In Search of a Sequel

by wjw on July 22, 2019

So there was this science fiction convention being held at a spa hotel, which meant that in addition to seeing your favorite SF writers on panels, you could go to a sauna or a hot tub or a massage, or you could have your chakras aligned or your colon cleansed or whatever.  Instead of being confined to a dealers’ room, the dealers set out their tables in pleasant green courtyards, under the shade of trees.  It made for an agreeable, low-key convention experience.

I was wandering through one of the white, hygienic, eucalyptus-scented spa areas of the hotel when I ran into Norman Spinrad, who was sitting on a bench.  I joined him.

“I’ve been thinking about your early work, Williams,” he said in his distinctive way.  (I can do a fairly good Norman Spinrad impersonation, but you’re going to have to imagine it here.)

“Yes?” I said politely.

Norman shrugged.  “It’s okay,” he said.

He then launched into an analysis of some of my earlier books and stories. He was hard to follow because he was mumbling, but eventually I realized he was planning to write a sequel to Hardwired, my most popular novel.  He wasn’t asking my permission or anything, and though I was sensible of the honor, I wasn’t sure whether or not I liked the idea.  I rather thought that if there were to be a sequel to Hardwired, I should be connected to it in some way.

So Norman was using me as a sounding board as he worked out how the world of Hardwired would evolve, and this conversation went on for some time before I developed a plan to gain a measure of control over the process.

“The thing we have to work out,” I said, “is how we’re going to get Jerry Cornelius into the story.”

Norman’s blue eyes went wide, and he said, “Wao wao wao.”  I held out a hand for a high-five, and though it took a moment or two, eventually he slapped it.

So the way to gain a degree of agency over the project was to introduce a character created by a third party.  Score!

So Norman and I spent a long, exhausting hour working out a sequel to Hardwired featuring Jerry Cornelius as a protagonist, and I developed more and more enthusiasm for the project.

At which point my alarm went off, and I woke up.  I recalled that there were already a couple sequels to Hardwired, depending on how you count them, and that I had three novels to deliver before I could consider another project, with or without Norman or Jerry Cornelius.

I was several days into this year’s Taos Toolbox, and apparently the workshop’s relentless concentration on matters literary had inspired the whole dream.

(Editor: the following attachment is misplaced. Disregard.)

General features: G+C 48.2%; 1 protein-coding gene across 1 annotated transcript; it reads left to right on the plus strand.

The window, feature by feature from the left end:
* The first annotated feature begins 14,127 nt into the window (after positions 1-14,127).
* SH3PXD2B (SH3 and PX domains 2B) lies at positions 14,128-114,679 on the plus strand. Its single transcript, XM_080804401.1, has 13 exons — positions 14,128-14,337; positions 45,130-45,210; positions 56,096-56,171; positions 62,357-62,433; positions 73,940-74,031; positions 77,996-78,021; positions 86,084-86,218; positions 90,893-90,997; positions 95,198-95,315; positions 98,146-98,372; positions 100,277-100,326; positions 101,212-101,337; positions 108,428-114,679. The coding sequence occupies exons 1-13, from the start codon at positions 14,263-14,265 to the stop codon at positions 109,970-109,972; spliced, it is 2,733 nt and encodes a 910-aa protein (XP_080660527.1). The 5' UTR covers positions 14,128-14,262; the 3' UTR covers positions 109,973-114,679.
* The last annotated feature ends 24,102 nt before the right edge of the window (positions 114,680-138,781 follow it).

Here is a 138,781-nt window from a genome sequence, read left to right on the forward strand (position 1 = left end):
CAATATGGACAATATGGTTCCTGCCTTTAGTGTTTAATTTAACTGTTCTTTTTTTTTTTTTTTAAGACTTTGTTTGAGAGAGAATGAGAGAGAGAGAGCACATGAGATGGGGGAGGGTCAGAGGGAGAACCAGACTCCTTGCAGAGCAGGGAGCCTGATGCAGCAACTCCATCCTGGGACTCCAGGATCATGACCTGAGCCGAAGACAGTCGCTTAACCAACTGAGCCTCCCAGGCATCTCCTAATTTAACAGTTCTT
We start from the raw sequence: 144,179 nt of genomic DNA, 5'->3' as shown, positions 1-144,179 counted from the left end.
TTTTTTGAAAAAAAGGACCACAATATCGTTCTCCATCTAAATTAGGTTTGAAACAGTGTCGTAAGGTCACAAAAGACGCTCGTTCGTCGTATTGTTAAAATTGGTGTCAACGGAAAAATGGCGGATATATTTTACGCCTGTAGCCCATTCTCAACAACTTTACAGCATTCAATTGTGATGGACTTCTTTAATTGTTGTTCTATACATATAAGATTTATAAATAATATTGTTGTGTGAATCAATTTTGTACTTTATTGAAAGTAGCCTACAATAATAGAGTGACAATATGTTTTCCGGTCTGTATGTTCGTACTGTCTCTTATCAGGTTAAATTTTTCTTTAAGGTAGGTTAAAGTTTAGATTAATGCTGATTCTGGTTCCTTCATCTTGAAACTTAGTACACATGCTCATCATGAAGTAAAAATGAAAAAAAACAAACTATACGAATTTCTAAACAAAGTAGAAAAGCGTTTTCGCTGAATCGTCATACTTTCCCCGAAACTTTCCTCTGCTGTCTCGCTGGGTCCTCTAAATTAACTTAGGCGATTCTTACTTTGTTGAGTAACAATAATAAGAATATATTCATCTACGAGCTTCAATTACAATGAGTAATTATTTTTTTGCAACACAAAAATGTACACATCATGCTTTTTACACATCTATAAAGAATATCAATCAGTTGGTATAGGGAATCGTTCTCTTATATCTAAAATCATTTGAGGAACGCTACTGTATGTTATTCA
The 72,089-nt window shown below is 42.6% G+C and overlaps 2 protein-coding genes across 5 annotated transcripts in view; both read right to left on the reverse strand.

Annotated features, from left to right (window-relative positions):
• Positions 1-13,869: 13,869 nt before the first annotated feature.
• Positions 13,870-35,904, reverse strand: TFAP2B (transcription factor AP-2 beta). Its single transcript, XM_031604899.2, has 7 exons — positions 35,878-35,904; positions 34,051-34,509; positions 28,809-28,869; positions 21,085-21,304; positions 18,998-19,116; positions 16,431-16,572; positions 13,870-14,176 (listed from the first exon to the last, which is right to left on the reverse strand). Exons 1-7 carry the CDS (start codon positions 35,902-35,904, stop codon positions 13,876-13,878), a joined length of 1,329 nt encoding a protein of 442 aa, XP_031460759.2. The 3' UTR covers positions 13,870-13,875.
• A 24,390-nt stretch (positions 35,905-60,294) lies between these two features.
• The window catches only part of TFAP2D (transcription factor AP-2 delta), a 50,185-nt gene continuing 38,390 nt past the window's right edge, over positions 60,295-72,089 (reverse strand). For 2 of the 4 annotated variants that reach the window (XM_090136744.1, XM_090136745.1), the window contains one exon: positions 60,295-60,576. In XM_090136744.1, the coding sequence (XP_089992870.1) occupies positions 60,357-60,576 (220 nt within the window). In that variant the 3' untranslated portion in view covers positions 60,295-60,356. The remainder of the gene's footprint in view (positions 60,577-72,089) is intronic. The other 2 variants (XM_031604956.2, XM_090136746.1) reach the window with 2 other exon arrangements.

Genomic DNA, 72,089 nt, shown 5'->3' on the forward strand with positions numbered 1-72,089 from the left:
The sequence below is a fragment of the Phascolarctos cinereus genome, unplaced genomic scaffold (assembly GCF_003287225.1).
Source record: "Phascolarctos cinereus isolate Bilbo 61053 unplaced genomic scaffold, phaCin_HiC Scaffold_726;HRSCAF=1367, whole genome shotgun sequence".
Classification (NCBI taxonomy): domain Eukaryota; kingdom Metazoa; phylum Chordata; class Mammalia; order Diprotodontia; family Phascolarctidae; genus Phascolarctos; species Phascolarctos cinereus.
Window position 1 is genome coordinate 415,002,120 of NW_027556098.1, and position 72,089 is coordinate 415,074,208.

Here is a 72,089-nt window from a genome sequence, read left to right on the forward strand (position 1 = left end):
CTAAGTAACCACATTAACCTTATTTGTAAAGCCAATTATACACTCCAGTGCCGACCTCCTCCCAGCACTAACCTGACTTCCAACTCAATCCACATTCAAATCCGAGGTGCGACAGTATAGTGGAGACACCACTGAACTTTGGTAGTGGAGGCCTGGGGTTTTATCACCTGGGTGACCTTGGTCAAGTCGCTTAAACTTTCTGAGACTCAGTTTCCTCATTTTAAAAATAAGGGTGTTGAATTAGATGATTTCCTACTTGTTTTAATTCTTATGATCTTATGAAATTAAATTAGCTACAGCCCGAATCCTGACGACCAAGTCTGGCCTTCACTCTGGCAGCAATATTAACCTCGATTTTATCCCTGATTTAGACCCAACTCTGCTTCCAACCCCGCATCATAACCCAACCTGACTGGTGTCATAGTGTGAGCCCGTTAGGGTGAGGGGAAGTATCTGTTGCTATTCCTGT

Even though I’d got an adequate amount of sleep, I woke exhausted.  Apparently creating a Hardwired metanovel was so draining that I had no energy left.

I staggered in the direction of the coffee pot, but the coffee didn’t help.


Remember the Doom

by wjw on July 21, 2019

IMG_0204A useful reminder: if you’re plotting your next novel with index cards, it’s always handy to have this one in reserve.

Taos Toolbox 2019 is over, and the attendees are returning to the various corners of the globe whence they came.  I’d like to thank them for their talent and hard work, and wish them success in their future endeavors.  They were great to work with.

I’d also like to thank George R.R. Martin and Emily Mah for being exemplary guest speakers.

And I’d like to thank Nancy Kress for once again being the best writing teacher it’s been my pleasure to work alongside.

On to 2020!  The application period will begin December 1.

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by wjw on July 13, 2019

IMG_3981Here we see a lovely carpet of lupines.  They were imported from Alaska to Iceland because they are hardy plants that stabilize the soil, and the soil of Iceland has a tendency to get blown out to sea during storms.

Of course I am of the generation that, when the subject comes to lupines, promptly thinks of this:


Frozen Giants

by wjw on July 9, 2019

IMG_3977This was once a giantess who had captured a ship, and was towing it to shore to devour the crew.  Unfortunately she lost track of time, the sun rose, and she was turned to stone.

Seems kind of unfair that the ship and sailors were turned to stone as well.

Also, Iceland must be hard for giants in the summer, when the sun is above the horizon 22 hours per day.